*Delayed hypersensitivity reaction from exposure to certain elements
*Consists of scaly, plaqued or blistered areas with pink to red color variation, clearly defined
*Thickening and secondary infection is possible in longstanding affected areas
Allergic contact dermatitis is delayed hypersensitivity reaction after exposure to certain elements. Reactions generally occur within 48-72 hours of exposure. Elements that may cause Allergic contact dermatitis include nickel (often found in jewelry or metal closures on clothing), chromates found in shoe leather, rubber chemicals, neomycin (commonly found in triple-antibiotic first aid ointments), and allergen containing products such as cosmetics, soaps and dyes.
Allergic contact dermatitis can develop in any person at any age.
*Diagnosis based on skin appearance
*Patch tests may be performed to identify the offending agent
*Skin biopsy may be used to confirm diagnosis
Allergic contact dermatitis is generally diagnosed based on appearance. Health care professionals may administer patch tests to identify the offending agent. A Skin biopsy may be performed to confirm diagnosis.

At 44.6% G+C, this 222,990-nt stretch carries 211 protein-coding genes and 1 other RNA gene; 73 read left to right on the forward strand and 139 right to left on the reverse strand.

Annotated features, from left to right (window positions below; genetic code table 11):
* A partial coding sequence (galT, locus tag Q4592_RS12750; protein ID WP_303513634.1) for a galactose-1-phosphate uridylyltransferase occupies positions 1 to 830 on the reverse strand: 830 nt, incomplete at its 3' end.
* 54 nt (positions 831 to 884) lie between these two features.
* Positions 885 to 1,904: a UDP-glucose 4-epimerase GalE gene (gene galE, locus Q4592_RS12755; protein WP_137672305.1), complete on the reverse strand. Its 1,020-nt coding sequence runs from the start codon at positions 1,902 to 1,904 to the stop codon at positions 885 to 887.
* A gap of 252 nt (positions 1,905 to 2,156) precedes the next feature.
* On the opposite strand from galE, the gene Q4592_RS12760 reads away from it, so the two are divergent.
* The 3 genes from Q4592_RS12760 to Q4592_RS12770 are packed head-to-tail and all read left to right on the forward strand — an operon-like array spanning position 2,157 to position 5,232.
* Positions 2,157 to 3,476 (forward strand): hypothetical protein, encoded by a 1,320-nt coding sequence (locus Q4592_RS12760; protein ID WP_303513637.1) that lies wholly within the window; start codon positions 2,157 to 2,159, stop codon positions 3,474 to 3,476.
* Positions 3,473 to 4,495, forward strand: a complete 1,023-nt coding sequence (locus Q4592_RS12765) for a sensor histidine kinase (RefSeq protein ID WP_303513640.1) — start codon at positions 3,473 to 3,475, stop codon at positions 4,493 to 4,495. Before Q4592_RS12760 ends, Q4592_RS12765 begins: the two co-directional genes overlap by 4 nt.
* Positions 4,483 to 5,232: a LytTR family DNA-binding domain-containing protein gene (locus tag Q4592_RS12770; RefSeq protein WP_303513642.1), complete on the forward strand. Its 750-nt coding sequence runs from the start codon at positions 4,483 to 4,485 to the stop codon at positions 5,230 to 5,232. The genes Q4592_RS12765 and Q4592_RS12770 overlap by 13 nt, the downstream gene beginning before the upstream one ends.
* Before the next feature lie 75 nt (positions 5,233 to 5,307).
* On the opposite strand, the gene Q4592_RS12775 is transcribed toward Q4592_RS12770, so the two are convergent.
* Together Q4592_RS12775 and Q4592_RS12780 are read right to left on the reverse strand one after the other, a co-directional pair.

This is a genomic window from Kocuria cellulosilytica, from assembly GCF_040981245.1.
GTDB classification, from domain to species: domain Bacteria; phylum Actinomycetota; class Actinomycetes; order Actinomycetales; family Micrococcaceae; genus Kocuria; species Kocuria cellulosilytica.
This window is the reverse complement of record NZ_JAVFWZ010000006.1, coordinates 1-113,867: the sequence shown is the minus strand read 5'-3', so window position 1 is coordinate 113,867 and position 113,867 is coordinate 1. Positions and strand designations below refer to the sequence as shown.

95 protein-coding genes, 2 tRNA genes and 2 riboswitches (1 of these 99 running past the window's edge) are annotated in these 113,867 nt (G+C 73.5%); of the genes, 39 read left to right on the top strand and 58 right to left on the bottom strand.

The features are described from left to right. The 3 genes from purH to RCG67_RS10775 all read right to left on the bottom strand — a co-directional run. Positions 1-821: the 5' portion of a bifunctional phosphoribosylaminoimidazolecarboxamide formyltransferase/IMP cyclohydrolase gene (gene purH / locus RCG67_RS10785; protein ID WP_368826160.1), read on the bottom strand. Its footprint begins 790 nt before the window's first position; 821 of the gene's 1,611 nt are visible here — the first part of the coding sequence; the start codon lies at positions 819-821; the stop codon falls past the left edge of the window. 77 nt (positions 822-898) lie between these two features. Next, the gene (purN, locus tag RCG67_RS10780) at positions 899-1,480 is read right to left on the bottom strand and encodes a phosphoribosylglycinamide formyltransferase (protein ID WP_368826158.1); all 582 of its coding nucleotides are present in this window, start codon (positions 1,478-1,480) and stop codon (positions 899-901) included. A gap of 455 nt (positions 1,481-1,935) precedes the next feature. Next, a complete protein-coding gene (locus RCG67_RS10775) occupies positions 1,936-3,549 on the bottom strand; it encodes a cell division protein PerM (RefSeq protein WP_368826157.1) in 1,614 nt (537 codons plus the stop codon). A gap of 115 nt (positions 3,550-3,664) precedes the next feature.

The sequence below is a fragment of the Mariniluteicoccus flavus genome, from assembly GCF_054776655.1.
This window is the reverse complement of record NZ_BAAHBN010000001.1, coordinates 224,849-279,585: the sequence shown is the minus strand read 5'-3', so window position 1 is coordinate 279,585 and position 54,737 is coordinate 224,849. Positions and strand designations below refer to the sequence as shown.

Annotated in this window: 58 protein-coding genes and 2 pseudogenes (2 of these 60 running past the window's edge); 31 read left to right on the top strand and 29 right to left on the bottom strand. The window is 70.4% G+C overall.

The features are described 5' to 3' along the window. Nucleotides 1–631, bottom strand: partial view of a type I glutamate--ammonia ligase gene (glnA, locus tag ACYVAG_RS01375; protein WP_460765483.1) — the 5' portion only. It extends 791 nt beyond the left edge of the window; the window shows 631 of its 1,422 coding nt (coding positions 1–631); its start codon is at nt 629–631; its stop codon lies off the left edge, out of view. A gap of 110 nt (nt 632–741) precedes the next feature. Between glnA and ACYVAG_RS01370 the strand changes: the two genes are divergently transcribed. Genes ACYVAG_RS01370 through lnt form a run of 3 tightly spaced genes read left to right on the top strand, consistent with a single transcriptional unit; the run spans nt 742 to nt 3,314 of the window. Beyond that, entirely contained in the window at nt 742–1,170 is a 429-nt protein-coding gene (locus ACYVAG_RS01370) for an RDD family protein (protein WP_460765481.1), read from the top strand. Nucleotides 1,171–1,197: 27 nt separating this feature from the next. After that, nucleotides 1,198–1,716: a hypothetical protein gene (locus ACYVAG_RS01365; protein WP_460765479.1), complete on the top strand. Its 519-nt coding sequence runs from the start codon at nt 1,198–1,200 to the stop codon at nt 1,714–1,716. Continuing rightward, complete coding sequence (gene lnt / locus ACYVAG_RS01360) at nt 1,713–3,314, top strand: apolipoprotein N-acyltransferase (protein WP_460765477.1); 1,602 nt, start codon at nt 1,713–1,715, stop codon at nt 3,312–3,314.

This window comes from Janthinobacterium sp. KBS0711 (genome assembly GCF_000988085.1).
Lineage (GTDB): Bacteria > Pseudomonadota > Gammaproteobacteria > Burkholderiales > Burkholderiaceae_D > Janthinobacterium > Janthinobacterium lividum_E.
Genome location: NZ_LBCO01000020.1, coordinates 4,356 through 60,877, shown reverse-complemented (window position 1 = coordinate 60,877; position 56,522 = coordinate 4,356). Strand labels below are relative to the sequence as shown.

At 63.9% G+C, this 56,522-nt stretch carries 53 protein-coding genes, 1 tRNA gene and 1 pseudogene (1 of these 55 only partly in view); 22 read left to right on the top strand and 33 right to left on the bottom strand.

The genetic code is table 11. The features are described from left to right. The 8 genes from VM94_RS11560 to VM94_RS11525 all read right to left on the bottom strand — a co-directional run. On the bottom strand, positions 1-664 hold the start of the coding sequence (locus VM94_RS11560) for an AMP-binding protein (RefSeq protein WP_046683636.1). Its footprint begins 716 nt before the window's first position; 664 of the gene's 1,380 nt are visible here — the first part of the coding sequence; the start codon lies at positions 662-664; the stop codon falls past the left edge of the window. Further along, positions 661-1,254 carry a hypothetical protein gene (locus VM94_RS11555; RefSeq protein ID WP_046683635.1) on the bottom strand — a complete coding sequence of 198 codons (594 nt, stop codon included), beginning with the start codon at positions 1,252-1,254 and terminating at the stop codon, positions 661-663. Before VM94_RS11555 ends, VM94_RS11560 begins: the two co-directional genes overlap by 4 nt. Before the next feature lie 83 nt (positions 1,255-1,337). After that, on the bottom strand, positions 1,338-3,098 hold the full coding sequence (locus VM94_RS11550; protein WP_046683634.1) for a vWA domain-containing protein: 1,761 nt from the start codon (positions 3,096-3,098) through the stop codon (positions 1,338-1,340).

*Discontinuing contact with the offending agent, once identified, is key
*Avoiding common triggers is recommended
*Goal of treatment is to control and alleviate symptoms
OTC Options: Emollients/moisturizers
Once Allergic contact dermatitis is diagnosed and the offending agent is identified, discontinuing contact with the element causing the reaction is the first and best treatment. After that, the use of moisturizers on the affected area is recommended.
In severe cases, health care professionals may prescribe oral antihistamines to control itching, and topical steroids to control the rash itself. If the affected area is large, an oral steroid course may be prescribed.